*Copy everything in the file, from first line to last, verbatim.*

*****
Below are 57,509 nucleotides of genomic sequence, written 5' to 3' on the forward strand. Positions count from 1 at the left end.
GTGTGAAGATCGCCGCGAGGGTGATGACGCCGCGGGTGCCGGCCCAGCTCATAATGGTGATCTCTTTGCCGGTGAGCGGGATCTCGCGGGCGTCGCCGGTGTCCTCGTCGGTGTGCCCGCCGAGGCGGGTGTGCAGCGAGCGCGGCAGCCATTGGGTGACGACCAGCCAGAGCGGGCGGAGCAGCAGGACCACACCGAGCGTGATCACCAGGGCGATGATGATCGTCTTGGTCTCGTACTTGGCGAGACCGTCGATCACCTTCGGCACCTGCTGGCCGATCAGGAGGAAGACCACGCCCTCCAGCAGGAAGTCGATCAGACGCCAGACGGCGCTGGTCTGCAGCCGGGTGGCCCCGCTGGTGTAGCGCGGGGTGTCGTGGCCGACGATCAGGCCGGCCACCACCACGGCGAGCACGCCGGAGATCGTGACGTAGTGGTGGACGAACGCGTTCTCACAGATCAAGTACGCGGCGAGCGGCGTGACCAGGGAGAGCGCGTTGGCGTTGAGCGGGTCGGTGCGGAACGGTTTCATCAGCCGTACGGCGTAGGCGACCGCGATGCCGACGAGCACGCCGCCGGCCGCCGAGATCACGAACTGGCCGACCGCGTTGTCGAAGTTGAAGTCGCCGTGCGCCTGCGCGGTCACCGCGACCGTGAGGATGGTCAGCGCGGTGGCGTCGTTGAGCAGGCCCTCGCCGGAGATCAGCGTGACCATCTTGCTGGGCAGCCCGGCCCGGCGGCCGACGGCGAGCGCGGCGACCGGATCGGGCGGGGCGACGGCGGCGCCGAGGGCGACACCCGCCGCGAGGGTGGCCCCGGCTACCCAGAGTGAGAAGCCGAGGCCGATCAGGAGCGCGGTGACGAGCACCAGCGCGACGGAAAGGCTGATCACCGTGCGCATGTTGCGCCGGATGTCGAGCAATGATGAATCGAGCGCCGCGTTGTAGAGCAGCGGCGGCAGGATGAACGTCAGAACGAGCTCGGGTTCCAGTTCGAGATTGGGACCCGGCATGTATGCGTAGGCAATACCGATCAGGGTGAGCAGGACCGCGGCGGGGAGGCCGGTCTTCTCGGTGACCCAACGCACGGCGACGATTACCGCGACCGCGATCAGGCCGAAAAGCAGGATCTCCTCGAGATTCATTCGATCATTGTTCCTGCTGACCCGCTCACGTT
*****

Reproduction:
Below are 57,509 nucleotides of genomic sequence, written 5' to 3' on the forward strand. Positions count from 1 at the left end.
GTGTGAAGATCGCCGCGAGGGTGATGACGCCGCGGGTGCCGGCCCAGCTCATAATGGTGATCTCTTTGCCGGTGAGCGGGATCTCGCGGGCGTCGCCGGTGTCCTCGTCGGTGTGCCCGCCGAGGCGGGTGTGCAGCGAGCGCGGCAGCCATTGGGTGACGACCAGCCAGAGCGGGCGGAGCAGCAGGACCACACCGAGCGTGATCACCAGGGCGATGATGATCGTCTTGGTCTCGTACTTGGCGAGACCGTCGATCACCTTCGGCACCTGCTGGCCGATCAGGAGGAAGACCACGCCCTCCAGCAGGAAGTCGATCAGACGCCAGACGGCGCTGGTCTGCAGCCGGGTGGCCCCGCTGGTGTAGCGCGGGGTGTCGTGGCCGACGATCAGGCCGGCCACCACCACGGCGAGCACGCCGGAGATCGTGACGTAGTGGTGGACGAACGCGTTCTCACAGATCAAGTACGCGGCGAGCGGCGTGACCAGGGAGAGCGCGTTGGCGTTGAGCGGGTCGGTGCGGAACGGTTTCATCAGCCGTACGGCGTAGGCGACCGCGATGCCGACGAGCACGCCGCCGGCCGCCGAGATCACGAACTGGCCGACCGCGTTGTCGAAGTTGAAGTCGCCGTGCGCCTGCGCGGTCACCGCGACCGTGAGGATGGTCAGCGCGGTGGCGTCGTTGAGCAGGCCCTCGCCGGAGATCAGCGTGACCATCTTGCTGGGCAGCCCGGCCCGGCGGCCGACGGCGAGCGCGGCGACCGGATCGGGCGGGGCGACGGCGGCGCCGAGGGCGACACCCGCCGCGAGGGTGGCCCCGGCTACCCAGAGTGAGAAGCCGAGGCCGATCAGGAGCGCGGTGACGAGCACCAGCGCGACGGAAAGGCTGATCACCGTGCGCATGTTGCGCCGGATGTCGAGCAATGATGAATCGAGCGCCGCGTTGTAGAGCAGCGGCGGCAGGATGAACGTCAGAACGAGCTCGGGTTCCAGTTCGAGATTGGGACCCGGCATGTATGCGTAGGCAATACCGATCAGGGTGAGCAGGACCGCGGCGGGGAGGCCGGTCTTCTCGGTGACCCAACGCACGGCGACGATTACCGCGACCGCGATCAGGCCGAAAAGCAGGATCTCCTCGAGATTCATTCGATCATTGTTCCTGCTGACCCGCTCACGTT